In observance of the 150th anniversary of Sherman’s march through Columbia at the end of the Civil War, the Lexington County Public Library will be hosting various adult programs in the coming weeks.
Join us Tuesday, February 3, at 7 PM at the Irmo Branch Library as Patricia McNeely, author of Sherman’s Flame & Blame Campaign, discusses the historical impact of the burning of Columbia at the end of the Civil War. Call 798-7880 for details.
Information about more programs that are happening throughout the area can be found on the Burning of Columbia website by clicking here.
This week in history South Carolina native and NASA astronaut Ronald McNair died on January 28, 1986 in the explosion of the space shuttle Challenger. You can learn more about Dr. McNair and space exploration in the library’s online reference materials by clicking here.
In 2011 the Ronald E. McNair Life History Center was opened in Lake City, South Carolina which honors Dr. McNair’s life.
This week in history Post-Impressionist painter Paul Cézanne was born on January 19, 1839 in the south of France. Associated with abstract painting, Cézanne is credited with heavily influencing Cubism and the twentieth-century modernist movement.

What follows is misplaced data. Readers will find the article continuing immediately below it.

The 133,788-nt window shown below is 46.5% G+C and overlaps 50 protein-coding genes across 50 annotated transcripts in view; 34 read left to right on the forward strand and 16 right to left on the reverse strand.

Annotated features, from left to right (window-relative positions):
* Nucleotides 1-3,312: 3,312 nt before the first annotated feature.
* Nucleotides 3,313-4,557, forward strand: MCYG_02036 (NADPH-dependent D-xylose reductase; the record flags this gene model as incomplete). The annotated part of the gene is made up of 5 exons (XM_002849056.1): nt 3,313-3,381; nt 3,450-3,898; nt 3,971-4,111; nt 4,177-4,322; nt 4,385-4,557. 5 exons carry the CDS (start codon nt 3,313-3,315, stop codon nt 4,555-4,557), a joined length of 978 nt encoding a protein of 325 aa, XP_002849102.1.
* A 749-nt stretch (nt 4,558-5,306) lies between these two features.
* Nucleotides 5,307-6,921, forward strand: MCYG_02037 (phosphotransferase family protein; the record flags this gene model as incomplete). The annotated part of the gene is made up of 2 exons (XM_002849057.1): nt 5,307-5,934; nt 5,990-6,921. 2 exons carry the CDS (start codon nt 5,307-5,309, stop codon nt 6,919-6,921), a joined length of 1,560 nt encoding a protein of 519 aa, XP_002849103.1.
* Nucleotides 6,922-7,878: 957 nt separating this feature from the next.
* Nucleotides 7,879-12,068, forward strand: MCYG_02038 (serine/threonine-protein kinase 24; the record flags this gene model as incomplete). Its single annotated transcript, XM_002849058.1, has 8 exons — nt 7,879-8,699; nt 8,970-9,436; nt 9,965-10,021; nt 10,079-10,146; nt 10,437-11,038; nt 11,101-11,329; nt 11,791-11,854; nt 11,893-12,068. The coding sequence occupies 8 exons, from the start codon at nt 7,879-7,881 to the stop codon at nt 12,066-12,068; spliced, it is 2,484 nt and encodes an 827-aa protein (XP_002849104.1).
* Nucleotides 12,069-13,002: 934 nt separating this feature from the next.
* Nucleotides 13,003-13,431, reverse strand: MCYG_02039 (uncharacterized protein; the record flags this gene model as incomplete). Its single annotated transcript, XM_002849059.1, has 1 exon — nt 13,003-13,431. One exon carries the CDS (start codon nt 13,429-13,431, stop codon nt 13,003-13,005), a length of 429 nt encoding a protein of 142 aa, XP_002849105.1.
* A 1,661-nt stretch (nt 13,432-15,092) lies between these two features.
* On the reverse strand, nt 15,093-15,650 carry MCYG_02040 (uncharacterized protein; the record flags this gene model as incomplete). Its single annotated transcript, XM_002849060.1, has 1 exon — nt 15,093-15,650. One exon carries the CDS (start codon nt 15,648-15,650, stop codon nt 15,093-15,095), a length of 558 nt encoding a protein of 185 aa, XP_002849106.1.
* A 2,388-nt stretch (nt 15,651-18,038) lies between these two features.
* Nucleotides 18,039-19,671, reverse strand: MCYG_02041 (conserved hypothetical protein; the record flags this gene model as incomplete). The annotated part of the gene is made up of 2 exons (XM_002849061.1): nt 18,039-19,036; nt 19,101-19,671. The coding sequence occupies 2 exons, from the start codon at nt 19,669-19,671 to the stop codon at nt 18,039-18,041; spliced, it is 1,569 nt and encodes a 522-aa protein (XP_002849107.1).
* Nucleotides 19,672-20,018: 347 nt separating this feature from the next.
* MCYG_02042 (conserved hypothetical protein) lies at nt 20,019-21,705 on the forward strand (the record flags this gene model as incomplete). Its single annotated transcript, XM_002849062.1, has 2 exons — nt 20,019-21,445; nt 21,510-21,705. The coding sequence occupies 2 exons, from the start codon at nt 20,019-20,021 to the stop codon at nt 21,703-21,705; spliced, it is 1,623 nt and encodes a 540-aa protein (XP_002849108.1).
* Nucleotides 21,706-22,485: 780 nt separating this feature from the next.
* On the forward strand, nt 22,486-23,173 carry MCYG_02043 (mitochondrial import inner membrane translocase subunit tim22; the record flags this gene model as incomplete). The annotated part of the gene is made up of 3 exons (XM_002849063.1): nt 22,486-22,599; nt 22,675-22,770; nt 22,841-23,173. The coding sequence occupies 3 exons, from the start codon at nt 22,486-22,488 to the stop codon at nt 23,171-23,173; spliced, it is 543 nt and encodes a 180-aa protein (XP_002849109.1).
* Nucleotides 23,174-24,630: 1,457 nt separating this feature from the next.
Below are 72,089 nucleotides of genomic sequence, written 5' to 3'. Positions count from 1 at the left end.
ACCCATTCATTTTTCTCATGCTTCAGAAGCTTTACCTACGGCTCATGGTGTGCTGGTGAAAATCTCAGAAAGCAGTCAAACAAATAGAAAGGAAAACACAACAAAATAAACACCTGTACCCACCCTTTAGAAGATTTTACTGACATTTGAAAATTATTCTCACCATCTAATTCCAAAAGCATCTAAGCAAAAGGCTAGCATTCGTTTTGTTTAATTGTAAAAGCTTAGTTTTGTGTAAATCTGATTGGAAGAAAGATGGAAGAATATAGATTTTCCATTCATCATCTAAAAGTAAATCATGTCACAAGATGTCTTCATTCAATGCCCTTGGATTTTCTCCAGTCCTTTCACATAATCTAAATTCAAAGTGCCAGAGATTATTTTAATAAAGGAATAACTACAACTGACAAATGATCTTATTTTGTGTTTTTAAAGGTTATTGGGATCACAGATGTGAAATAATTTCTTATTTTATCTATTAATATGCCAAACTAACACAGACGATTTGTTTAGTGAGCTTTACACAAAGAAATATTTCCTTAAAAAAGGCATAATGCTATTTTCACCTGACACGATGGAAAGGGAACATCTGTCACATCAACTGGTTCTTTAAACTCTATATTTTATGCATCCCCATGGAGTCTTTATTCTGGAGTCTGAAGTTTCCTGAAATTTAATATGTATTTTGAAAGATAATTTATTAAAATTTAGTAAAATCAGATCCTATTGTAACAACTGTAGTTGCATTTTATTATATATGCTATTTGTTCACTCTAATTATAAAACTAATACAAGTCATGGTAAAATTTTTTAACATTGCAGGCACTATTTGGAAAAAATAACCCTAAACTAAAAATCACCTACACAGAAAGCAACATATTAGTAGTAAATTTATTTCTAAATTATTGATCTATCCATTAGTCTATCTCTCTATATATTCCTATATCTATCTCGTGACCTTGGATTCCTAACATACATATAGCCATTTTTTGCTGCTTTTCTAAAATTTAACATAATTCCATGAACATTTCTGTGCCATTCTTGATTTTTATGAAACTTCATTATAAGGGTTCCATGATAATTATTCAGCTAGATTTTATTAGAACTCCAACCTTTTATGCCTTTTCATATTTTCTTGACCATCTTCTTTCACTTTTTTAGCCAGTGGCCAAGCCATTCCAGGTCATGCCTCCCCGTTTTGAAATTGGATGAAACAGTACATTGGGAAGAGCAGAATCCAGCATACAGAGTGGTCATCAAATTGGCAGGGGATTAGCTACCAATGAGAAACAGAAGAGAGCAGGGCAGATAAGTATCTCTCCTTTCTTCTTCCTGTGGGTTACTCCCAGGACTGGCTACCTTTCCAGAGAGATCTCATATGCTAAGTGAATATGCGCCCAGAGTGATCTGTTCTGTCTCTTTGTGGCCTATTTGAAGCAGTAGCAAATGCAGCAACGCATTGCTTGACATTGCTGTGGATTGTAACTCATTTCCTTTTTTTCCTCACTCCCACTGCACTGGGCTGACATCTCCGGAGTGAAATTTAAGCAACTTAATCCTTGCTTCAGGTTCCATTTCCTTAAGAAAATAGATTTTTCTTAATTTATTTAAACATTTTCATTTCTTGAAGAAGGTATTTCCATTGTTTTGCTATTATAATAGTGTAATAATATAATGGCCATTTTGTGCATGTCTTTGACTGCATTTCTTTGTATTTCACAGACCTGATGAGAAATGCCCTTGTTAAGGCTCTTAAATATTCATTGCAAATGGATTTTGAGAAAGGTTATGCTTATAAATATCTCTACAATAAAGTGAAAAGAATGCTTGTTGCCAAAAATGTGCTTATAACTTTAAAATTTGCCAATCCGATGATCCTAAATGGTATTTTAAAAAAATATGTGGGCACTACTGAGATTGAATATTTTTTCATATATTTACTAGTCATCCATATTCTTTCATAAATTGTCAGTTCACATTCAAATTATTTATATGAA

For an online look at the work of Cézanne try checking out the Google Art Project by clicking here.
This week in history Dr. Martin Luther King, Jr. was born in Atlanta, Georgia on January 15, 1929. One of the best known faces of the civil rights movement, Dr. King worked tirelessly to end segregation in the American south. He was a gifted orator and used nonviolent protest as a means of ending discrimination and promoting voting rights for African Americans.
More information about Dr. King and his legacy can be found in the library’s online reference materials by clicking here.
This week in history the American poet, biographer, and folk singer Carl Sandburg was born on January 6, 1878. Sandburg won three Pulitzer Prizes for his literary work and a Grammy Award for his narration of Aaron Copland’s Lincoln Portrait, an orchestral work that included readings of Abraham Lincoln’s most famous speeches.
More information about Carl Sandburg can be found by searching our online biographical databases by clicking here.
For a fun day trip from Lexington, try visiting the Carl Sandburg Home National Historic Site in Flat Rock, North Carolina, and for a virtual look at his life click here.